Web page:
posted by Federico Biancuzzi on Tue 27th Mar 2007 15:41 UTC

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What can you tell us about the CPU inside Microsoft's XBox 360?

Jon Stokes: The Xenon CPU is a three-core, multithreaded PowerPC processor designed by IBM. Each of the three cores is very similar to the general-purpose CPU in the Cell BE (the PS3's processor), but it has some additional vector processing resources.

Probably the most important thing to note about Xenon is that it handles caching in a very special way that makes it more effective for media-intensive workloads like video decoding and gaming.

Streaming media applications tend to "dirty" the cache, which means that instead of storing a single working set in the cache and using that data for a while, they're constantly moving data /through/ the cache. This kind of behavior makes very poor use of the cache, and in fact streaming data from one thread can result in non-streaming data from another thread being booted out of the cache needlessly.

Xenon's fix for this is to "wire down" certain sections of the cache and dedicate them to a single thread. That way, a thread that is only moving data through the cache, and not storing it, can just dirty a small, dedicated part of cache. In a way, this "cache locking" mechanism enables the Xenon's cache to function a little bit like the Cell's "local store" memory.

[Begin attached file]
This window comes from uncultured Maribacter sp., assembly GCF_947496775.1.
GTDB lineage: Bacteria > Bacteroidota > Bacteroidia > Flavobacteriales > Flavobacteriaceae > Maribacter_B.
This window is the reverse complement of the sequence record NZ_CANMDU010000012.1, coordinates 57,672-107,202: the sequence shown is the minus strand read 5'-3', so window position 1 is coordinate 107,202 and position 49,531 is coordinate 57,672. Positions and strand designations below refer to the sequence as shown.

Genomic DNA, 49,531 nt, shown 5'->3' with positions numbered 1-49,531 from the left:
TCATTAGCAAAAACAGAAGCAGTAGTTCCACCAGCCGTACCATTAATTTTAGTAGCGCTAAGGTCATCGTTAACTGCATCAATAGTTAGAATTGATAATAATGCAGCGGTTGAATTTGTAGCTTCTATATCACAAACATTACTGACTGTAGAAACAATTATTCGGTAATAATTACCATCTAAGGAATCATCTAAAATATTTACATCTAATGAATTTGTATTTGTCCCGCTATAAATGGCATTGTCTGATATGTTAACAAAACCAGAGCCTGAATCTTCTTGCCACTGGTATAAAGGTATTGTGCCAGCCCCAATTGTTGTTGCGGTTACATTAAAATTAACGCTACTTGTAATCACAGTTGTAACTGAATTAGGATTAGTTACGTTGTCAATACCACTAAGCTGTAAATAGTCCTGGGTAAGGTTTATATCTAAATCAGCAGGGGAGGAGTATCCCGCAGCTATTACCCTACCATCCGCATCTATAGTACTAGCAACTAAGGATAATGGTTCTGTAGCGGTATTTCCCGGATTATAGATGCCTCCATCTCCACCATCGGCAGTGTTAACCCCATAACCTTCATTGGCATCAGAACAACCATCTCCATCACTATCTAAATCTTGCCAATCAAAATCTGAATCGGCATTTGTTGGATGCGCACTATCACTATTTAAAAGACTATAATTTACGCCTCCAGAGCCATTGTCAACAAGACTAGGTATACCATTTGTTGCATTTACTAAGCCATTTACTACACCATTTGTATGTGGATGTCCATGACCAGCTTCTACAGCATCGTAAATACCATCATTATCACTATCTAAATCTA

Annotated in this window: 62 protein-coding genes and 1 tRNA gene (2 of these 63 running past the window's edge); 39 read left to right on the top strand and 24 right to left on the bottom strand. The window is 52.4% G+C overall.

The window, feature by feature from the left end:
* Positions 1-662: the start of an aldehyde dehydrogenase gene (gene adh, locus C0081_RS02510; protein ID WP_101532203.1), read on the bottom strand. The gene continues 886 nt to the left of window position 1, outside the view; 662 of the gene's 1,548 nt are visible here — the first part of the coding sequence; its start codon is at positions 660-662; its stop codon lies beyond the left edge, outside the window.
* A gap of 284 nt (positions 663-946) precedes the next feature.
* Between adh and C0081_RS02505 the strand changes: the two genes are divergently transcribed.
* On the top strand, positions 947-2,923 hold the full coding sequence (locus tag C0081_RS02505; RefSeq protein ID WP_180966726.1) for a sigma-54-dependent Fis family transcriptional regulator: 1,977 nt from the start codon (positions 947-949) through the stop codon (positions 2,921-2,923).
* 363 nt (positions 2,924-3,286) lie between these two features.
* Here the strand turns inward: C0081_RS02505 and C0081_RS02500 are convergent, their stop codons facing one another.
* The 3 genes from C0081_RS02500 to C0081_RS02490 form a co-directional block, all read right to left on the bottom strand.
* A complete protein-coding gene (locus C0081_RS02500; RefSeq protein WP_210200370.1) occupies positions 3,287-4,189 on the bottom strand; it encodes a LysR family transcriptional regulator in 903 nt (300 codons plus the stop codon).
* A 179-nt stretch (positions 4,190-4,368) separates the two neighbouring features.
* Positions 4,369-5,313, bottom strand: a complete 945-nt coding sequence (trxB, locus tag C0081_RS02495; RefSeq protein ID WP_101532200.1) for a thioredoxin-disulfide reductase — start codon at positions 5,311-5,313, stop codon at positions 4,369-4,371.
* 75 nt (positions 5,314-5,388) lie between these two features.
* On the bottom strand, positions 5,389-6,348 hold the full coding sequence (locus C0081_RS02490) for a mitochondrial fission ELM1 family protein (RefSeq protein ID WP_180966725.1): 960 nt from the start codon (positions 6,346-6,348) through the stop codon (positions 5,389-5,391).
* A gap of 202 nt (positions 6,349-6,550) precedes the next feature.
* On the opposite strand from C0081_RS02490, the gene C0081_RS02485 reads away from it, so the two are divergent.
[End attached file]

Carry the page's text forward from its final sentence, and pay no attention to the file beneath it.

About PS3 and Xbox 360. From a pure computational point of view which system could be considered more powerful?

Jon Stokes: I think that PS3 has more raw computational horsepower on paper, but in practice the two consoles will probably equal out to about the same for most game developers. However, there are some problems in high-performance computing where the Cell Broadband Engine that powers PS3 is much more powerful than anything else out there. The problem is that programmers have to design their code from the algorithm level on up to fit Cell exactly in order to see benefits. And again, this doesn't seem to apply to games, but if some developer figures out that it does then eventually they could get more performance out of the PS3.

Do you think that the PS3 could be used to build cheaper computational clusters as happened with PS2? I was thinking at places like Google...

Jon Stokes: I think this is an interesting idea, but ultimately IBM's Cell-based products will be a better fit for clusters than a PS3 console. The advantage of the PS3 console is, of course, that it's cheap because Sony subsidizes it. So it's entirely possible that someone would want to use it for a cluster. It does have gigabit Ethernet, so I guess it could work.

How do their performance-per-watt compare to that of modern power-savvy CPUs such as Intel Core Duo 2?

Jon Stokes: Although I don't have any real numbers to back it up, I'd say that Core 2 Duo almost certainly has them both beat in performance/watt for ordinary workloads. But again, if you're solving one of these exotic HPC problems using Cell, and you have code that's custom-fitted to give you an outrageous performance delta vs. a traditional architecture, then those performance/watt numbers would skew pretty drastically in Cell's favor for those applications.

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